The 2014 Julius Bartels Medal is awarded to Rumi Nakamura for her outstanding contributions to the understanding of the complex plasma physical processes within the magnetosphere and the magnetotail of the Earth through all phases of the substorm cycle.
Rumi Nakamura from the Space Research Institute of the Austrian Academy of Sciences in Graz is honoured with the 2014 Julius Bartels Medal for her most outstanding contributions to our current understanding of solar-terrestrial relations, in particular the understanding of the dynamics of the terrestrial magnetosphere and ionosphere and the coupling between the two domains, particularly during the substorm cycle.
The most significant research contributions that Nakamura has made during her career to date are broad and numerous, but centre in the study of the plasma flow and electromagnetic field configuration in the Earth’s magnetotail during substorm periods, and of the coupling to the ionosphere and its conjugate signatures. Using, first, single spacecraft data from the Geotail mission and, later, multi-spacecraft data from the Cluster, Double Star and Themis missions, Nakamura observationally confirmed the theoretical prediction that Earth-ward moving fast flows in the plasma sheet of the magnetotail are bubbles of low-density lobe-type plasma, accompanied by dipolarisation fronts. Nakamura was also able to determine the spatial extent and exact shape of these dipolarisation fronts and showed that, at their meridional flanks, field-aligned currents flow into and out of the ionosphere, consistent with a dawn-to-dusk polarisation electric field in the bubbles.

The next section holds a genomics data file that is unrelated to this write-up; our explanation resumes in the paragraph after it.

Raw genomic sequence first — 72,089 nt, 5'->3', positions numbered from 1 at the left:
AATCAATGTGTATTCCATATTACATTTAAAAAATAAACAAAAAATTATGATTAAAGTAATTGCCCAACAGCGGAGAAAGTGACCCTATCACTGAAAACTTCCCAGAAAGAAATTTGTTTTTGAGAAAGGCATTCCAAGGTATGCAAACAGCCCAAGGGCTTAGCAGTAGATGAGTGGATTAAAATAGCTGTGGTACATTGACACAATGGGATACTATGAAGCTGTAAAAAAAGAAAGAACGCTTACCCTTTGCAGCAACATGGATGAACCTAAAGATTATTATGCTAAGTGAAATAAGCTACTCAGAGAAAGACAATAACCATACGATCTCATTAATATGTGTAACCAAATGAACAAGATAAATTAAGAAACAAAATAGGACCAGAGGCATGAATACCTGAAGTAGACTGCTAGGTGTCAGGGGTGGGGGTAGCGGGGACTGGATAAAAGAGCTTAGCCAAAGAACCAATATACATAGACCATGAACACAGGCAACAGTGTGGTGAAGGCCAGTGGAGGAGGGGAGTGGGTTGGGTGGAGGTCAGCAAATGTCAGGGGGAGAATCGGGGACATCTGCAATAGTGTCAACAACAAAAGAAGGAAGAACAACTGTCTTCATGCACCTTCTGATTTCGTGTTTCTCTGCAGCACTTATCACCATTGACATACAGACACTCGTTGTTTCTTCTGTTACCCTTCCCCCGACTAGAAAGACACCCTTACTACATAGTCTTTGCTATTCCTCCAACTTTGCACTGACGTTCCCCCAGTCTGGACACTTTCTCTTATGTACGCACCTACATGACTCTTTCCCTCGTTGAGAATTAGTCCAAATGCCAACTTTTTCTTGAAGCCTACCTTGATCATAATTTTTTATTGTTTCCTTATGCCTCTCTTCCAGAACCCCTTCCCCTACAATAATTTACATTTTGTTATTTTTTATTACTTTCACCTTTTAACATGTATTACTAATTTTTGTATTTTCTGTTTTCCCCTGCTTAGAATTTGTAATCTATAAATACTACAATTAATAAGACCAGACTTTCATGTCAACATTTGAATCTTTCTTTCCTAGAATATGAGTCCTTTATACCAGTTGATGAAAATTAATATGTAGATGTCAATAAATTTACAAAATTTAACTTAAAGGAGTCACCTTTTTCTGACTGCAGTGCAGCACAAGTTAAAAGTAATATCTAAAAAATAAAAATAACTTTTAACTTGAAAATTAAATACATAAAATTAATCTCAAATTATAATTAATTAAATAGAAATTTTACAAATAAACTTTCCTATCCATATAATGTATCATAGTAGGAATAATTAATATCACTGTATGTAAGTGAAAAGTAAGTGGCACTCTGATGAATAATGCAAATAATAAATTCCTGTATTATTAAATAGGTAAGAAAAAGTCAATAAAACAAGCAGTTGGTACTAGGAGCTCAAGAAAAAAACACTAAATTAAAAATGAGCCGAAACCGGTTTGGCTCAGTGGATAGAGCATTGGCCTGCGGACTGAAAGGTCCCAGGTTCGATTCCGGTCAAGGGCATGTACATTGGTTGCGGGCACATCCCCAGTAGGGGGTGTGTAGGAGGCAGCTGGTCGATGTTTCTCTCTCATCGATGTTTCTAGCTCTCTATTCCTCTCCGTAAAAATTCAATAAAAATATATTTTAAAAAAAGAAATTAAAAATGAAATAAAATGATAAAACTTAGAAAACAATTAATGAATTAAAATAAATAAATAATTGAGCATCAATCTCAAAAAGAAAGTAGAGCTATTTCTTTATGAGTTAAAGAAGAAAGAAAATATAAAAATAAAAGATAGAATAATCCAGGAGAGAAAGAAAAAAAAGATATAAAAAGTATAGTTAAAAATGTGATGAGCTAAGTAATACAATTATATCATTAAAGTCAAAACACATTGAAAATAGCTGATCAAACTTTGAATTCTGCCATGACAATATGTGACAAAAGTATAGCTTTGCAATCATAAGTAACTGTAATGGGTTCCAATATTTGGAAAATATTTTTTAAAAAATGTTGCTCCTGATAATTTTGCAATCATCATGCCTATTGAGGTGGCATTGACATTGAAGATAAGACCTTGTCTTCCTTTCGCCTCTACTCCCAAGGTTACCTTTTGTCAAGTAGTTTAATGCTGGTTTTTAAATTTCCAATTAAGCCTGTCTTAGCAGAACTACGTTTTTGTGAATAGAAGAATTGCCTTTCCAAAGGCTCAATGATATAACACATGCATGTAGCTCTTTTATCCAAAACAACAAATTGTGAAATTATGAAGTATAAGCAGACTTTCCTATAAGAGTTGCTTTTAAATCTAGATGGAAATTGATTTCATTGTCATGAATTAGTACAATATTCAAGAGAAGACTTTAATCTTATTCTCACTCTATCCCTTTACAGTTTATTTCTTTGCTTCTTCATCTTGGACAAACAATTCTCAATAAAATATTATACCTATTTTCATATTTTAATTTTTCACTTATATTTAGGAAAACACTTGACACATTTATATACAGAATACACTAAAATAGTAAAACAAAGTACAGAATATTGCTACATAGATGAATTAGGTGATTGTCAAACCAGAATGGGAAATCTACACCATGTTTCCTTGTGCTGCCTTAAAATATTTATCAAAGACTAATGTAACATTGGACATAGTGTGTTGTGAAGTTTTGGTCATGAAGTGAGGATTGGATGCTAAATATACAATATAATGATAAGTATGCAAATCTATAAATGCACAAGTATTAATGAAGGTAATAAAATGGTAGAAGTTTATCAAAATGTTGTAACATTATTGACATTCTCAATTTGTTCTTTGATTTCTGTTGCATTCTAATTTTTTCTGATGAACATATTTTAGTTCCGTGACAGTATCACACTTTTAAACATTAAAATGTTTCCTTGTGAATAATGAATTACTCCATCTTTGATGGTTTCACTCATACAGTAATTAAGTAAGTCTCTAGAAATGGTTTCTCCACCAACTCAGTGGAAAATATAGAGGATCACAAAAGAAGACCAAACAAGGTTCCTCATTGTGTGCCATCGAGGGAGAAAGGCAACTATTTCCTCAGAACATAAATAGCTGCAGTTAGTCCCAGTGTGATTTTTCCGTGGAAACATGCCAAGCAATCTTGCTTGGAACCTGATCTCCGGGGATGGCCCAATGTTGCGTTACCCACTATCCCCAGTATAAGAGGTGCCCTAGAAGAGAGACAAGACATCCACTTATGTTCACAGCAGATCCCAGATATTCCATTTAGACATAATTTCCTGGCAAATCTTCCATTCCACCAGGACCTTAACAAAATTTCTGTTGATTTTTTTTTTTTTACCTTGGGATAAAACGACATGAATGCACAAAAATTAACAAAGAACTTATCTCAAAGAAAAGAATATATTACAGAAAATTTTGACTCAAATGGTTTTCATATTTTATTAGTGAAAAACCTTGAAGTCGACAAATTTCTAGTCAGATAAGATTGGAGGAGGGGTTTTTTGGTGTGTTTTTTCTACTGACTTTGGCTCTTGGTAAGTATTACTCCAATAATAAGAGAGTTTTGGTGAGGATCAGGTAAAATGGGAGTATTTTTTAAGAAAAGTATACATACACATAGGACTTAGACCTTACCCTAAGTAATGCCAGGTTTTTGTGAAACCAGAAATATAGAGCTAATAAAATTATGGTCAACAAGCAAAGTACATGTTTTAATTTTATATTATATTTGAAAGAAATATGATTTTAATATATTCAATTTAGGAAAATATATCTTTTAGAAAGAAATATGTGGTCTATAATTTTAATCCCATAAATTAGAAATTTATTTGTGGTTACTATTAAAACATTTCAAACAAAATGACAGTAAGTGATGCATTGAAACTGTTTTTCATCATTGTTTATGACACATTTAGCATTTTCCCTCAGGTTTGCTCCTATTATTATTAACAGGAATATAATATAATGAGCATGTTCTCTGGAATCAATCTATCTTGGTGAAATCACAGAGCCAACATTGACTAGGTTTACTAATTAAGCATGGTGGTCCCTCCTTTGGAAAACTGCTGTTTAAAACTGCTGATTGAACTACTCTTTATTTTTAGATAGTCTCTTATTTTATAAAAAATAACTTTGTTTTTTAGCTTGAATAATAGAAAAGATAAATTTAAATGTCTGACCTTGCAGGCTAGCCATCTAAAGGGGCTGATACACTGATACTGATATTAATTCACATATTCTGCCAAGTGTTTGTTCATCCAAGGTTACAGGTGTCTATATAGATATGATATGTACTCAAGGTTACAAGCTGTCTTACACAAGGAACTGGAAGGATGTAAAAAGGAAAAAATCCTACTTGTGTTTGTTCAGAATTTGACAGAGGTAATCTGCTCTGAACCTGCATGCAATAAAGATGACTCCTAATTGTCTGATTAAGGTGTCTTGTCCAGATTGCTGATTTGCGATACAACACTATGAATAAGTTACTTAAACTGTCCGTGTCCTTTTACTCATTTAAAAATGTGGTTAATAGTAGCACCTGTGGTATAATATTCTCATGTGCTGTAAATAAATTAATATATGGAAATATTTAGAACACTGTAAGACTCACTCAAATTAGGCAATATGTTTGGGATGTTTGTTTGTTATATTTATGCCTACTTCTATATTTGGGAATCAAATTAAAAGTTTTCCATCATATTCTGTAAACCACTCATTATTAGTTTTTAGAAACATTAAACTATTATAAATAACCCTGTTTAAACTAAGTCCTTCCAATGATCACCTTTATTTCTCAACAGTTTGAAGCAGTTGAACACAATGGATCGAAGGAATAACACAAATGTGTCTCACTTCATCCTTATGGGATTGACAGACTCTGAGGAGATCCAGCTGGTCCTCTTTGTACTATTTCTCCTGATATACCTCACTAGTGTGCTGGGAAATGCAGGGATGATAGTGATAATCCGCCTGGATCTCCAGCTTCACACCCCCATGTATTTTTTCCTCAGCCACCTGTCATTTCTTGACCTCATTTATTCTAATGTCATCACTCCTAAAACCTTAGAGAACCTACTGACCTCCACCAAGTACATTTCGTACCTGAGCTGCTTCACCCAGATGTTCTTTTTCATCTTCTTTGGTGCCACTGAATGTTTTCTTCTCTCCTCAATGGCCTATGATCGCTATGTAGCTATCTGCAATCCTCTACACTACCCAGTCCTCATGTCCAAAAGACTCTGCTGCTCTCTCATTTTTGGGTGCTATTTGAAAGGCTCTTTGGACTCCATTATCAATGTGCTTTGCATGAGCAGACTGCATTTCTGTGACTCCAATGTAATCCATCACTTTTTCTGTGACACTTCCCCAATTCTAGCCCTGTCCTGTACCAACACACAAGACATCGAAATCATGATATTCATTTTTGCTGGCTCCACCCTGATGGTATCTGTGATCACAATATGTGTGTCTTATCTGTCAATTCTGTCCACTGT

Nakamura’s publication list consists of about 270 refereed articles cited more than 4500 times. The impact of these studies has been widely recognised throughout Nakamura’s career. Already in 1998, in her early career, Nakamura received a NASA group achievement award for her work on global geospace science investigations. In 2005, Nakamura was chosen as Woman Researcher of the Month by the Austrian Ministry for Transport, Innovation and Technology, and also received the Tanakadate Award from the Japanese Society of Geomagnetism, Earth, Planetary and Space Sciences.